Position of tibia (shown in red)
Cross section of the leg showing the different compartments (latin terminology)
|Articulations||Knee, ankle, superior and
inferior tibiofibular joint
|Anatomical terms of bone|
The tibia // (plural tibiae // or tibias), also known as the shinbone or shankbone, is the larger and stronger of the two bones in the leg below the knee in vertebrates (the other being the fibula), and it connects the knee with the ankle bones. The tibia is found on the medial side of the leg next to the fibula and closer to the median plane or centre-line. The tibia is connected to the fibula by the interosseous membrane of the leg, forming a type of fibrous joint called a syndesmosis with very little movement. The tibia is named for the flute tibia. It is the second largest bone in the human body next to the femur. The leg bones are the strongest long bones as they support the rest of the body.
- 1 Structure
- 2 Function
- 3 Clinical significance
- 4 Society and culture
- 5 Other animals
- 6 Additional images
- 7 See also
- 8 References
- 9 External links
In human anatomy, the tibia is the second largest bone next to the femur. As in other vertebrates the tibia is one of two bones in the lower leg, the other being the fibula, and is a component of the knee and ankle joints. The leg bones (femur, tibia and fibula) are the strongest long bones as they have to support the rest of the body.
The ossification or formation of the bone starts from three centers; one in the shaft and one in each extremity.
The tibia is categorized as a long bone and is as such composed of a diaphysis and two epiphyses. The diaphysis is the midsection of the tibia, also known as the shaft or body. While the epiphyses are the two rounded extremities of the bone; an upper (also known as superior or proximal) closest to the thigh and a lower (also known as inferior or distal) closest to the foot. The tibia is most contracted in the lower third and the distal extremity is smaller than the proximal.
The proximal or upper extremity of the tibia is expanded in the transverse plane with a medial and lateral condyle, which are both flattened in the horizontal plane. The medial condyle is the largest of the two and is better supported over the shaft. The upper surfaces of the condyles articulate with the femur to form the tibiofemoral joint, the weightbearing part of the kneejoint.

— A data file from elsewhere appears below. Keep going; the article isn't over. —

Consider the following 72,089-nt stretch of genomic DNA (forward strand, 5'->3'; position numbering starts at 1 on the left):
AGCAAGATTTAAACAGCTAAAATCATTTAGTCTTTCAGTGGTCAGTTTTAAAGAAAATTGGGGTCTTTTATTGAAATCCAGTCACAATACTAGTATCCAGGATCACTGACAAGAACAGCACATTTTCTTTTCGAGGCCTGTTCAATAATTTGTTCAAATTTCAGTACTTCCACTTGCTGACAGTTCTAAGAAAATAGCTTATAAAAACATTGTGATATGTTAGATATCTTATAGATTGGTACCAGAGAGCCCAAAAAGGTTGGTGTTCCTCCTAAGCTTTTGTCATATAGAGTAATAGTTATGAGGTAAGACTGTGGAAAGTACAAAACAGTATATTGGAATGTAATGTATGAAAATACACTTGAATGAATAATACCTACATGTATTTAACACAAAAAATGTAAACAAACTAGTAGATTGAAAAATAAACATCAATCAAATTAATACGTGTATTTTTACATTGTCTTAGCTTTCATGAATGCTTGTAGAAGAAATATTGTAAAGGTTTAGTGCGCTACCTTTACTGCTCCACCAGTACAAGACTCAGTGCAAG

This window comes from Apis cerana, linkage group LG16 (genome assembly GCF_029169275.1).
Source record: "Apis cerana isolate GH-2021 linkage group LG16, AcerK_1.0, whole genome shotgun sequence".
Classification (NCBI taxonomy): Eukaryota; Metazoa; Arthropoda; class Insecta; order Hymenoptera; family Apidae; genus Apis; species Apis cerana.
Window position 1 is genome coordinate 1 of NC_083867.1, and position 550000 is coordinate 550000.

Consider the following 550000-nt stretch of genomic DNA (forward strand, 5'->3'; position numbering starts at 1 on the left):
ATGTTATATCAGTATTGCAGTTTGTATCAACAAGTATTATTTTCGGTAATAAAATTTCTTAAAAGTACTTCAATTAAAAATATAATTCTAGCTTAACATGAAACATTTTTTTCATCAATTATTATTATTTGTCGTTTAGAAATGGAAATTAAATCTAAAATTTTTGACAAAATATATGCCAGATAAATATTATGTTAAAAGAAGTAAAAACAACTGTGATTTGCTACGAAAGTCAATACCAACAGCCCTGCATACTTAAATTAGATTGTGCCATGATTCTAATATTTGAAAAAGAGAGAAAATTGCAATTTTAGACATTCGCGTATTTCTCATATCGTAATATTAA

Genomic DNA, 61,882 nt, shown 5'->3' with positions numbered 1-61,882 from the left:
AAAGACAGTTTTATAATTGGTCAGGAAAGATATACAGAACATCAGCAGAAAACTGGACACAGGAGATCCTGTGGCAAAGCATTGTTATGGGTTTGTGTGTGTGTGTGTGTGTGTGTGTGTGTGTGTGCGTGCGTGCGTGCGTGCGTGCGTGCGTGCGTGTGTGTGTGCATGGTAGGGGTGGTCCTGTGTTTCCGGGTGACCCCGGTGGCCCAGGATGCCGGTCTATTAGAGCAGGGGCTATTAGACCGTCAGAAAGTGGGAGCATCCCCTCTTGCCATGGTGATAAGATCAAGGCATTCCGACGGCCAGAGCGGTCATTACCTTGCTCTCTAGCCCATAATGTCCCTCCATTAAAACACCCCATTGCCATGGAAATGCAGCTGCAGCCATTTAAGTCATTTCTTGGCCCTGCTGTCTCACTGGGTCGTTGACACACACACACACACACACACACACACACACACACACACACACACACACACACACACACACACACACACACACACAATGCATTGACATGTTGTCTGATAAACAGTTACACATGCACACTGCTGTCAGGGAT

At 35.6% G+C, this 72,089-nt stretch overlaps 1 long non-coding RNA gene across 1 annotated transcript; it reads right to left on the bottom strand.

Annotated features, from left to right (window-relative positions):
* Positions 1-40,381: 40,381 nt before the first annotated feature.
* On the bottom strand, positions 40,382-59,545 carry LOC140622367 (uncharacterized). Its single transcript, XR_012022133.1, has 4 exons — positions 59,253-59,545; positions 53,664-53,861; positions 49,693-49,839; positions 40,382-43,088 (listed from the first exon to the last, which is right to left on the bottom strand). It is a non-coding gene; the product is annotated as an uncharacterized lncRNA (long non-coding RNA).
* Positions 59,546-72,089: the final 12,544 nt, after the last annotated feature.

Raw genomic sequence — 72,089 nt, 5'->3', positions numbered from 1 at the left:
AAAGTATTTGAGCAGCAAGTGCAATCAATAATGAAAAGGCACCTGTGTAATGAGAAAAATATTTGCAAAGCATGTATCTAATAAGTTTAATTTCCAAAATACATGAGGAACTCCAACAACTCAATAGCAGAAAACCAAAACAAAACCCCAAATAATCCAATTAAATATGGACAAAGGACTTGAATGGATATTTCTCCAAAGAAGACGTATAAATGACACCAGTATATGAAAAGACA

The medial and lateral condyle are separated by the intercondylar area, where the cruciate ligaments and the menisci attach. Here the medial and lateral intercondylar tubercle forms the intercondylar eminence. Together with the medial and lateral condyle the intercondylar region forms the tibial plateau, which both articulates with and is anchored to the lower extremity of the femur. The intercondylar eminence divides the intercondylar area into an anterior and posterior part. The anterolateral region of the anterior intercondylar area are perforated by numerous small openings for nutrient arteries. The articular surfaces of both condyles are concave, particularly centrally. The flatter outer margins are in contact with the menisci. The medial condyles superior surface is oval in form and extends laterally onto the side of medial intercondylar tubercle. The lateral condyles superior surface is more circular in form and its medial edge extends onto the side of the lateral intercondylar tubercle. The posterior surface of the medial condyle bears a horizontal groove for part of the attachment of the semimembranosus muscle, whereas the lateral condyle has a circular facet for articulation with the head of the fibula. Beneath the condyles is the tibial tuberosity which serves for attachment of the patellar ligament, a continuation of the quadriceps femoris muscle.
The superior articular surface presents two smooth articular facets.
- The medial facet, oval in shape, is slightly concave from side to side, and from before backward.
- The lateral, nearly circular, is concave from side to side, but slightly convex from before backward, especially at its posterior part, where it is prolonged on to the posterior surface for a short distance.
Between the articular facets in the intercondylar area, but nearer the posterior than the anterior aspect of the bone, is the intercondyloid eminence (spine of tibia), surmounted on either side by a prominent tubercle, on to the sides of which the articular facets are prolonged; in front of and behind the intercondyloid eminence are rough depressions for the attachment of the anterior and posterior cruciate ligaments and the menisci.
The anterior surfaces of the condyles are continuous with one another, forming a large somewhat flattened area; this area is triangular, broad above, and perforated by large vascular foramina; narrow below where it ends in a large oblong elevation, the tuberosity of the tibia, which gives attachment to the patellar ligament; a bursa intervenes between the deep surface of the ligament and the part of the bone immediately above the tuberosity.
Posteriorly, the condyles are separated from each other by a shallow depression, the posterior intercondyloid fossa, which gives attachment to part of the posterior cruciate ligament of the knee-joint. The medial condyle presents posteriorly a deep transverse groove, for the insertion of the tendon of the semimembranosus.